As the result of several factors, presidential power has steadily grown since the early 20th century. One reason is the president's leading role in the country's foreign policy and the growing U.S. role in the world since World War II. Additionally, the government today is far larger and more involved in more areas of American life than it was in the 1790s and throughout the 19th century. Much of that involvement is carried out by the executive branch, giving the president more power as a result. Media and political attention have put more focus on presidential actions than on congressional activity, and that greater focus has resulted in presidents having more influence. The forceful exercise of executive power in domestic policy by Theodore Roosevelt (1901–09) and Woodrow Wilson (1913–21) was given more momentum by the response of Franklin D. Roosevelt (1933–45) to the Great Depression. Later 20th-century presidents such as Lyndon Johnson (1963–69) and Ronald Reagan (1981–89) also increased presidential power. Due to these changes, the president has a far more expansive role in the government—and American life—than the framers imagined.
Presidential Character and Performance
According to a prominent political scientist, presidential performance is a result of character traits, including style and view of the world, the situation in the country and the world during the presidency, and public expectations of the president and the moment.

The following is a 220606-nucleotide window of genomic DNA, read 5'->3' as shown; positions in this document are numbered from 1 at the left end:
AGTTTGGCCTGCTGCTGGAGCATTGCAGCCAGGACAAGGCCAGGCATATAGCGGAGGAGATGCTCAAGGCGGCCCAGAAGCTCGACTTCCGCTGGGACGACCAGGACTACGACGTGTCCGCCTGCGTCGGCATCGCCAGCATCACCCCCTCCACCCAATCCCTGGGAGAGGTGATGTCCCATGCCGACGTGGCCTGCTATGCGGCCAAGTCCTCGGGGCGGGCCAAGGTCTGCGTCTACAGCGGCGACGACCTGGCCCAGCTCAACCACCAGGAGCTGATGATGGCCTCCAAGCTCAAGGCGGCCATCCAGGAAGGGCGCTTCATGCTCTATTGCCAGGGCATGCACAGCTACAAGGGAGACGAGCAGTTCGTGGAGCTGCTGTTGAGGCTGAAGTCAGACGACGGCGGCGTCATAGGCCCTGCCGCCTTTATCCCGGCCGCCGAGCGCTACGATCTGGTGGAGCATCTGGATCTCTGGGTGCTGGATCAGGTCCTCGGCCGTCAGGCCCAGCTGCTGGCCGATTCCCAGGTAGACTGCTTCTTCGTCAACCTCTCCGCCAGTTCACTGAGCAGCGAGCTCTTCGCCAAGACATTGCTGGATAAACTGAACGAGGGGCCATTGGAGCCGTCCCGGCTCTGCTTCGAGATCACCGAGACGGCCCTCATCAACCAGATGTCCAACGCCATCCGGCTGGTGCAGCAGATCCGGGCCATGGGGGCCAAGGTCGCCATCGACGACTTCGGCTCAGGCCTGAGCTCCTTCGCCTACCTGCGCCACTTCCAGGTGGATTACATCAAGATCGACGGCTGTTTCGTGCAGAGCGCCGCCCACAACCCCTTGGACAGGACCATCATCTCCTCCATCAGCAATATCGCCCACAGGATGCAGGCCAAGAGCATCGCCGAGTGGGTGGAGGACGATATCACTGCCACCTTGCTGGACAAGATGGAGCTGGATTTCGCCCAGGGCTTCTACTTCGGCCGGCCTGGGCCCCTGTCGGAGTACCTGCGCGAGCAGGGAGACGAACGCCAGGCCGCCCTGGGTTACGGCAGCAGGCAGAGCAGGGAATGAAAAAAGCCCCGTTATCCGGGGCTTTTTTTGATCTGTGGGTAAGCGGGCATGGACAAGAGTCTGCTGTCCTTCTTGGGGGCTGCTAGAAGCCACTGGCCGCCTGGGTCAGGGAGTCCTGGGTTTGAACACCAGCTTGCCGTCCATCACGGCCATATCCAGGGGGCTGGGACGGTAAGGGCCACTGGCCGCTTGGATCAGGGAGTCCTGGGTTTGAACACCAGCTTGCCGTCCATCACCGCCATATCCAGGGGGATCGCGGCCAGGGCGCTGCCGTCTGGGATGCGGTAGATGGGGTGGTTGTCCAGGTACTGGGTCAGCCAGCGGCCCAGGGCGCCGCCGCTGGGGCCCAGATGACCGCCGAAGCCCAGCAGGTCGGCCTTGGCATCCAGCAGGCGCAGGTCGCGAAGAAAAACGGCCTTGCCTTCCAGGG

Over the years, scholars have analyzed presidential performance in an effort to determine what contributes to a successful presidency. According to political scientist James David Barber, presidential success is related to patterns of the president's character, including style and view of the world, the situation in the country and the world during the presidency, and public expectations of the president and the moment. Barber argues that presidential character can be judged on two dimensions—activity-passivity and positive-negative attitude. The first pair refers to how much energy the president puts into the office. By the second, Barber refers to the president's level of satisfaction with the other dimension. In this view, presidential character can be viewed as one of four combinations of the two dimensions—active-positive, passive-positive, active-negative, or passive-negative. Barber classifies Franklin D. Roosevelt and his successor Harry Truman (in office 1945–53) as active-positive presidents who were committed to presidential action and reveled in exercising power. Passive-positive presidents such as William Howard Taft (1909–13) and Reagan, in his view, see the world optimistically but seek approval; they tend to be more conciliatory than confrontational. For examples of passive-negative presidents, Barber points to Calvin Coolidge (1923–29) and Dwight Eisenhower (1953–61). Their style was to serve out of a sense of duty but to have little confidence in success. Active-negative presidents, according to Barber, seek to attain and use power but have a sense of personal failings that makes success unlikely. Examples of this type include Wilson, Lyndon Johnson, and Nixon. Barber's typology has been criticized, as has his categorization of particular presidents. It has, however, proven a lasting discussion point in efforts to analyze the occupants of the White House.